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Washington Durational Residency Requirement, SJR 143 (1974)
The Washington Durational Residency Requirement Amendment, also known as Senate Joint Resolution 143, was on the November 5, 1974 ballot in Washington as a legislatively-referred constitutional amendment, where it was approved. The measure established a thirty-day residency requirement to vote in a state, county, or precinct election. The measure amended Section 1 of Article VI of the Washington State Constitution.
|Washington SJR 143 (1974)|
Election results via: Washington Secretary of State
Text of measure
The language appeared on the ballot as:
|“||Shall a thirty-day durational residency requirement be established for voting by otherwise eligible citizens eighteen years of age or over?||”|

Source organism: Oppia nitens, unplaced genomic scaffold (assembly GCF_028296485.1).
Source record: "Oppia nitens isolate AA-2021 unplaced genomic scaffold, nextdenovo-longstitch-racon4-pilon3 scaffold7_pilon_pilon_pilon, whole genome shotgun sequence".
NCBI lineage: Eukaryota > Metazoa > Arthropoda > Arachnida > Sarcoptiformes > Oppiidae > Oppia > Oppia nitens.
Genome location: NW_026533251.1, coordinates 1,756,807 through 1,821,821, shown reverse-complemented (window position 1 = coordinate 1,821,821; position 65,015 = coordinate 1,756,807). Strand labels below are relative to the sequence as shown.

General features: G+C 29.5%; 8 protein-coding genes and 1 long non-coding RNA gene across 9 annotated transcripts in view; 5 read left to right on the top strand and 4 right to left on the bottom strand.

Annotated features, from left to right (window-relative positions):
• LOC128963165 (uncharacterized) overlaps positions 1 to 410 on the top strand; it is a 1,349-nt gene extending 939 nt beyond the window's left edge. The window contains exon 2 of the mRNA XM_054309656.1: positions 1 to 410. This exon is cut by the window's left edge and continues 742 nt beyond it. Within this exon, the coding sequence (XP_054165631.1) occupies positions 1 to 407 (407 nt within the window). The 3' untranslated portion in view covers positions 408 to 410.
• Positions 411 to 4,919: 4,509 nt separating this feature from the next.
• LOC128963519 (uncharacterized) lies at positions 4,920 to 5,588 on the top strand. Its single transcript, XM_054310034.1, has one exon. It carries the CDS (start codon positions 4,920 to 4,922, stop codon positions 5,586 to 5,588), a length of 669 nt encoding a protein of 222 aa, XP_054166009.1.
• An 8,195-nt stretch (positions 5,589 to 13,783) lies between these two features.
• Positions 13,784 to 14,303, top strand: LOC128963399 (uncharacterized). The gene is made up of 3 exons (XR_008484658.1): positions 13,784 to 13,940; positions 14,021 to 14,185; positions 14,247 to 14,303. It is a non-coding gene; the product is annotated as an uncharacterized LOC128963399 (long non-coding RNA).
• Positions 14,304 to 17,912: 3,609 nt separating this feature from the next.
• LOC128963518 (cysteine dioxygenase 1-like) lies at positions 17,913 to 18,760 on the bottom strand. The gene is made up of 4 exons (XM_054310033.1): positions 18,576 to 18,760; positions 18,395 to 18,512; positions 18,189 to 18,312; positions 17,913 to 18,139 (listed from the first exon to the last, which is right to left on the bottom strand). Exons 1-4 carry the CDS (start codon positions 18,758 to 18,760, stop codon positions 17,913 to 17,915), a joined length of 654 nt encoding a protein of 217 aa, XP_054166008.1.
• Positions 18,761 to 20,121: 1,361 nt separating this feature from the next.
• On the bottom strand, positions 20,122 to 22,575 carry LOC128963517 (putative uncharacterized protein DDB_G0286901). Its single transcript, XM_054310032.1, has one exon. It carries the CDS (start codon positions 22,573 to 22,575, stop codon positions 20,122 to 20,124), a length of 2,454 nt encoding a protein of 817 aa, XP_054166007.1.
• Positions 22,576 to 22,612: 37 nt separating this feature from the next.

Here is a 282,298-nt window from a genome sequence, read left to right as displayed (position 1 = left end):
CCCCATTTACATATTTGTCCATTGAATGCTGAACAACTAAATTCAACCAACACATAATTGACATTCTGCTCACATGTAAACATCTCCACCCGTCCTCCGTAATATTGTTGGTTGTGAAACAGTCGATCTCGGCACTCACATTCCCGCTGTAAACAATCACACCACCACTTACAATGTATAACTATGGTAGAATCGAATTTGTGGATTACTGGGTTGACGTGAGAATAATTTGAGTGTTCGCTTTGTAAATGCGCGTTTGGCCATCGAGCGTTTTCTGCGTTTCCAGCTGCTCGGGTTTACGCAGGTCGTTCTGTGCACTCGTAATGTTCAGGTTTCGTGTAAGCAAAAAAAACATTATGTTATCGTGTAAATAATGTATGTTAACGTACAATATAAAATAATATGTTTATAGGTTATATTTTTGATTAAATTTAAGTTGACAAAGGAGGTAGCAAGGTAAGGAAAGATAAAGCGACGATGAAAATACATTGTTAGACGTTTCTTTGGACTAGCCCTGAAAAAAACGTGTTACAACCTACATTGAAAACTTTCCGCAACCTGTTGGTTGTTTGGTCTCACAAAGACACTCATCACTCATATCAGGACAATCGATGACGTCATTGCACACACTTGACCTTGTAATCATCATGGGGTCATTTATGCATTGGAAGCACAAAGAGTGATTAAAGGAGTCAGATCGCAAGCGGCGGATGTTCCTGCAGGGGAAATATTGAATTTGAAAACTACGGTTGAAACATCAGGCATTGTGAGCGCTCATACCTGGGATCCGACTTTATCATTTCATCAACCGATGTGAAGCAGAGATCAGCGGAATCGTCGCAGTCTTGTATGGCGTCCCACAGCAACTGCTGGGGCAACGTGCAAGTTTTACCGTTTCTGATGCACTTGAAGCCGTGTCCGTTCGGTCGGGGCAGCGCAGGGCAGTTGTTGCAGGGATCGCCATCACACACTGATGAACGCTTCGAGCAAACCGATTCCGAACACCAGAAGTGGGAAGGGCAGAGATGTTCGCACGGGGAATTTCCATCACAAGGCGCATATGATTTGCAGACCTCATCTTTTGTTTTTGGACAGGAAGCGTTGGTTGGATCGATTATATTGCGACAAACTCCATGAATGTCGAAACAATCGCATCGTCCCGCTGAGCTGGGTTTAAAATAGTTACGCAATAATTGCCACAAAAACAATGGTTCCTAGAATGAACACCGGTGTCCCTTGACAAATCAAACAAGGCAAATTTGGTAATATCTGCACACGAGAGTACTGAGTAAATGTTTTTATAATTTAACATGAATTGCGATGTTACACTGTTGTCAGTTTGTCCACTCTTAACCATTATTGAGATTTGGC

Path to the ballot
On March 21, 1972, the Supreme Court of the United States in Dunn v. Blumstein ruled that durational residency requirements in excess of thirty days violated the Equal Protection Clause of the 14th Amendment of the United States Constitution. Thus, the ruling invalidated Washington’s durational residency requirement. SJR 143 would have removed these ineffective provisions from the state constitution.
- State of Washington ballot measure election results
- State of Washington 1974 Voters Pamphlet & Local Voters Pamphlet
- Washington State Constitution
- Office of the Secretary of State, "1974 Voters Pamphlet," accessed August 23, 2013
- Washington State Legislature, "Washington State Constitution," accessed August 23, 2013
- Note: This text is quoted verbatim from the original source. Any inconsistencies are attributed to the original source.
- Justica, “Dunn v. Blumstein 405 U.S. 330 (1972)”, accessed on August 23, 2013
State of Washington
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